Henry King is a part-time faculty member and design council member of the School of the Art Institute of Chicago, where he teaches in the Department of Architecture, Interior Architecture, and Designed Objects and engages with students and interdisciplinary faculty in the areas of innovation, design, and creativity. King studied Classics at Oxford University. He has written on innovation themes in Businessweek and Fast Co. Design.

Dr. Heinrich Jaeger: Breaking Granular Fluids

What if the molecules in a liquid were 100,000 times larger than normal? This unfamiliar world of ultralow surface tension can be realized in fluids comprising seemingly simple granular material, for example, in jets of fine dry sand or in freely flowing powder streams. Jaeger discusses recent experiments where he and his team use high-speed video and computer simulations to track how granular fluids evolve and eventually break apart into droplets.

Heinrich Jaeger is an experimental physicist whose current research focuses on investigations of self-assembled nanoparticle structures, the rheology of dense suspensions, and on studies of the packing and flow of granular materials. He received his PhD in physics in 1987 and has been on the faculty at the University of Chicago since 1991, directing the Chicago Materials Research Center from 2001–06, and the James Franck Institute from 2007–10.

Dr. Wendy Zhang: What is the sound of a glacier breaking?

During the summer, glaciers in Greenland, which flow into the ocean, shorten in length by calving icebergs from their seaward edges. Icebergs that are long and narrow slabs capsize as they calve. Each capsize releases an enormous amount of energy into the surrounding environment. It also gives rise to long-period seismic waves detectable over the entire earth.

At present we do not understand how the energy released by an iceberg capsizing is subsequently partitioned among processes such as mixing of the stratified ocean water, compression of the ice mélange, or generation of small-scale tsunami waves; nor do we know to what degree the seismic signals can be decoded to give specific physical information about the condition of the glacier. Wendy Zhange will describe ongoing efforts to address these questions using tabletop experiments and models of idealized capsizes.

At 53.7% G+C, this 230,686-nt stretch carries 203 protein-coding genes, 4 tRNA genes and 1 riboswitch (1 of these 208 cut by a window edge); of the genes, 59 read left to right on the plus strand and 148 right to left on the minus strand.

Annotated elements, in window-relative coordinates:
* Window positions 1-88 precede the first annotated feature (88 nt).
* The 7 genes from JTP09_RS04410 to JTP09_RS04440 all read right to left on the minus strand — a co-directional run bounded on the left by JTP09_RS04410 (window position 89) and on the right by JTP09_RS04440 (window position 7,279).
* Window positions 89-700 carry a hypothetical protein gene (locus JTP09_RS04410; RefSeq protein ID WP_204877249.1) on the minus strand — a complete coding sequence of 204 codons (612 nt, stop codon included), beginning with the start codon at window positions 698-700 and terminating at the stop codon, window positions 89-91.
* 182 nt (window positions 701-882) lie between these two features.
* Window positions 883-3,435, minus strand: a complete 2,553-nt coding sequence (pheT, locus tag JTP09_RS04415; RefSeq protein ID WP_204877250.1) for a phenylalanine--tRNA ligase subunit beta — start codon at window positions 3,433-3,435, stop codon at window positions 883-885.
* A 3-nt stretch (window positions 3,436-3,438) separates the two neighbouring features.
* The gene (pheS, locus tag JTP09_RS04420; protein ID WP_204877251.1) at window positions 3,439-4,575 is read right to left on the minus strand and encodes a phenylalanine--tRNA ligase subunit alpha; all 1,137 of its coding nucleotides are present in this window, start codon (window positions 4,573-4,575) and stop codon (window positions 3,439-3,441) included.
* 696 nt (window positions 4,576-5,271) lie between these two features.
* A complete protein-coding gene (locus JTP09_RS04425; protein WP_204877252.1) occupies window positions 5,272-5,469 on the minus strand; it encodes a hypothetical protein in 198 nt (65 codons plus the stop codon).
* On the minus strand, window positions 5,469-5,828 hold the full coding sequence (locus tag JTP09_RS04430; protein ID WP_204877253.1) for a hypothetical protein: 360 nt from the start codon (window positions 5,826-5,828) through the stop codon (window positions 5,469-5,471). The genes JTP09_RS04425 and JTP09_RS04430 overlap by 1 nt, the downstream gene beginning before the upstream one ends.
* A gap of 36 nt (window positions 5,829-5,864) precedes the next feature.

Zhang is a theoretical physicist interested in fluid flows, solid motions, as well as the nonlinear interactions between these two kinds of movements. She has studied how the singular dynamics of liquid drops near pinch-off can be organized toward a universal form by scaling while simultaneously also disorganized by instabilities. Other works explore the aftermath of singular forcings by analyzing how granular streams and liquid drops respond after impact. She received her PhD from Harvard in 2001 and joined the faculty at the University of Chicago after a two-year postdoctoral fellowship at University of Chicago and at University of Texas-Austin. She is currently is an Associate Professor in the Department of Physics, the James Franck Institute, and the College at the University of Chicago.

Lectures continue on Wednesday, October 3 at University of Chicago as part of the Computation in Science Lecture Series in the Kersten Physics Teaching Center, room 206 at the corner of 57th Street and Ellis Avenue. 12:30–1:30 p.m. with discussion following.

October 3 speakers include:

Alan Rhodes: Breaking & Barriers: Between the Virtual and the Real

Dan Price: Title TBD

Dr. Sidney Nagel: Topological Transitions and Singularities in Fluids:  The Life and Death of a Drop

Shane Mecklenburger

Here + Now Dean's Lecture Series:
Shane Mecklenburger (MFA 2009): The End & Beginning of Everything

September 11, 2012, 4:15– 5:15 p.m.

SAIC alumnus Shane Mecklenburger (MFA 2009) collaborates with systems of value, transaction and conflict by making diamonds, 'weaponizing' paint, turning love into money and repurposing shooter games. He is an Assistant Professor of Art at The Ohio State University.